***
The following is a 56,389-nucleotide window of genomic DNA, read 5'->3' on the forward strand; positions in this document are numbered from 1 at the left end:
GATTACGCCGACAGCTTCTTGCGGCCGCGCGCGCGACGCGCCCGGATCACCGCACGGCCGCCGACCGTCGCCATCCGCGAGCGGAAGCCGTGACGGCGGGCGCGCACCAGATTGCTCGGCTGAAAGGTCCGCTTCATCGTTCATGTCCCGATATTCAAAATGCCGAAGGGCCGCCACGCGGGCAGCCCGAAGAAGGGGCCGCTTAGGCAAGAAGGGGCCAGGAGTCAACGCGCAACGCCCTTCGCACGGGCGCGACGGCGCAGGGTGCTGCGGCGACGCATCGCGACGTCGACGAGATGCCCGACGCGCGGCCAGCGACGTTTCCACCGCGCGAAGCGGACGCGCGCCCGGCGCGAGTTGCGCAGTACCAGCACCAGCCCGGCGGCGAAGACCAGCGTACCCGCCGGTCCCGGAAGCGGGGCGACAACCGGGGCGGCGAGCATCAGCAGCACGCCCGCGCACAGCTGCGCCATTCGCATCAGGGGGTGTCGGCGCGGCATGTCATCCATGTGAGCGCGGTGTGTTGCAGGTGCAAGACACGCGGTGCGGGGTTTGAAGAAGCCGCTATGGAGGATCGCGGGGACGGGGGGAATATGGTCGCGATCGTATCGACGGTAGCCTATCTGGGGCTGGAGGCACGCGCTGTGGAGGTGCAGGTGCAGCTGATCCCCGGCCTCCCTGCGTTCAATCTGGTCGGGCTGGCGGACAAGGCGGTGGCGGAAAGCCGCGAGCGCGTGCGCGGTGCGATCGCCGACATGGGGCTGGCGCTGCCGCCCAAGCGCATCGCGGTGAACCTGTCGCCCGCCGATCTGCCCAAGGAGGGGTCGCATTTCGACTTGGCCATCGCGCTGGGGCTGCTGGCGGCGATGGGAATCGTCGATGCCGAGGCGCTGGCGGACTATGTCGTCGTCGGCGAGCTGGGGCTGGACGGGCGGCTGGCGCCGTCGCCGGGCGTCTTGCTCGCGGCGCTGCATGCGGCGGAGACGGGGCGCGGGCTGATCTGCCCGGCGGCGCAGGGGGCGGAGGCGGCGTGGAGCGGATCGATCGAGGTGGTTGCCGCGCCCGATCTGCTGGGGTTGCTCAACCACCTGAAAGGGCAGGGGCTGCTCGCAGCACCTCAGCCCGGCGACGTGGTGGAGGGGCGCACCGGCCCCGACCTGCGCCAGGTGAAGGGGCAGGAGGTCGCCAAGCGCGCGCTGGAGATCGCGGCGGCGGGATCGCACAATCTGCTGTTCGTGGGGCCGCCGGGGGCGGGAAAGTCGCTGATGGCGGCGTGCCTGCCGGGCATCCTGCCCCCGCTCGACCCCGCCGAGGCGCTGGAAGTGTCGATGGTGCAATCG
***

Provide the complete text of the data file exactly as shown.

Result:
The following is a 56,389-nucleotide window of genomic DNA, read 5'->3' on the forward strand; positions in this document are numbered from 1 at the left end:
GATTACGCCGACAGCTTCTTGCGGCCGCGCGCGCGACGCGCCCGGATCACCGCACGGCCGCCGACCGTCGCCATCCGCGAGCGGAAGCCGTGACGGCGGGCGCGCACCAGATTGCTCGGCTGAAAGGTCCGCTTCATCGTTCATGTCCCGATATTCAAAATGCCGAAGGGCCGCCACGCGGGCAGCCCGAAGAAGGGGCCGCTTAGGCAAGAAGGGGCCAGGAGTCAACGCGCAACGCCCTTCGCACGGGCGCGACGGCGCAGGGTGCTGCGGCGACGCATCGCGACGTCGACGAGATGCCCGACGCGCGGCCAGCGACGTTTCCACCGCGCGAAGCGGACGCGCGCCCGGCGCGAGTTGCGCAGTACCAGCACCAGCCCGGCGGCGAAGACCAGCGTACCCGCCGGTCCCGGAAGCGGGGCGACAACCGGGGCGGCGAGCATCAGCAGCACGCCCGCGCACAGCTGCGCCATTCGCATCAGGGGGTGTCGGCGCGGCATGTCATCCATGTGAGCGCGGTGTGTTGCAGGTGCAAGACACGCGGTGCGGGGTTTGAAGAAGCCGCTATGGAGGATCGCGGGGACGGGGGGAATATGGTCGCGATCGTATCGACGGTAGCCTATCTGGGGCTGGAGGCACGCGCTGTGGAGGTGCAGGTGCAGCTGATCCCCGGCCTCCCTGCGTTCAATCTGGTCGGGCTGGCGGACAAGGCGGTGGCGGAAAGCCGCGAGCGCGTGCGCGGTGCGATCGCCGACATGGGGCTGGCGCTGCCGCCCAAGCGCATCGCGGTGAACCTGTCGCCCGCCGATCTGCCCAAGGAGGGGTCGCATTTCGACTTGGCCATCGCGCTGGGGCTGCTGGCGGCGATGGGAATCGTCGATGCCGAGGCGCTGGCGGACTATGTCGTCGTCGGCGAGCTGGGGCTGGACGGGCGGCTGGCGCCGTCGCCGGGCGTCTTGCTCGCGGCGCTGCATGCGGCGGAGACGGGGCGCGGGCTGATCTGCCCGGCGGCGCAGGGGGCGGAGGCGGCGTGGAGCGGATCGATCGAGGTGGTTGCCGCGCCCGATCTGCTGGGGTTGCTCAACCACCTGAAAGGGCAGGGGCTGCTCGCAGCACCTCAGCCCGGCGACGTGGTGGAGGGGCGCACCGGCCCCGACCTGCGCCAGGTGAAGGGGCAGGAGGTCGCCAAGCGCGCGCTGGAGATCGCGGCGGCGGGATCGCACAATCTGCTGTTCGTGGGGCCGCCGGGGGCGGGAAAGTCGCTGATGGCGGCGTGCCTGCCGGGCATCCTGCCCCCGCTCGACCCCGCCGAGGCGCTGGAAGTGTCGATGGTGCAATCG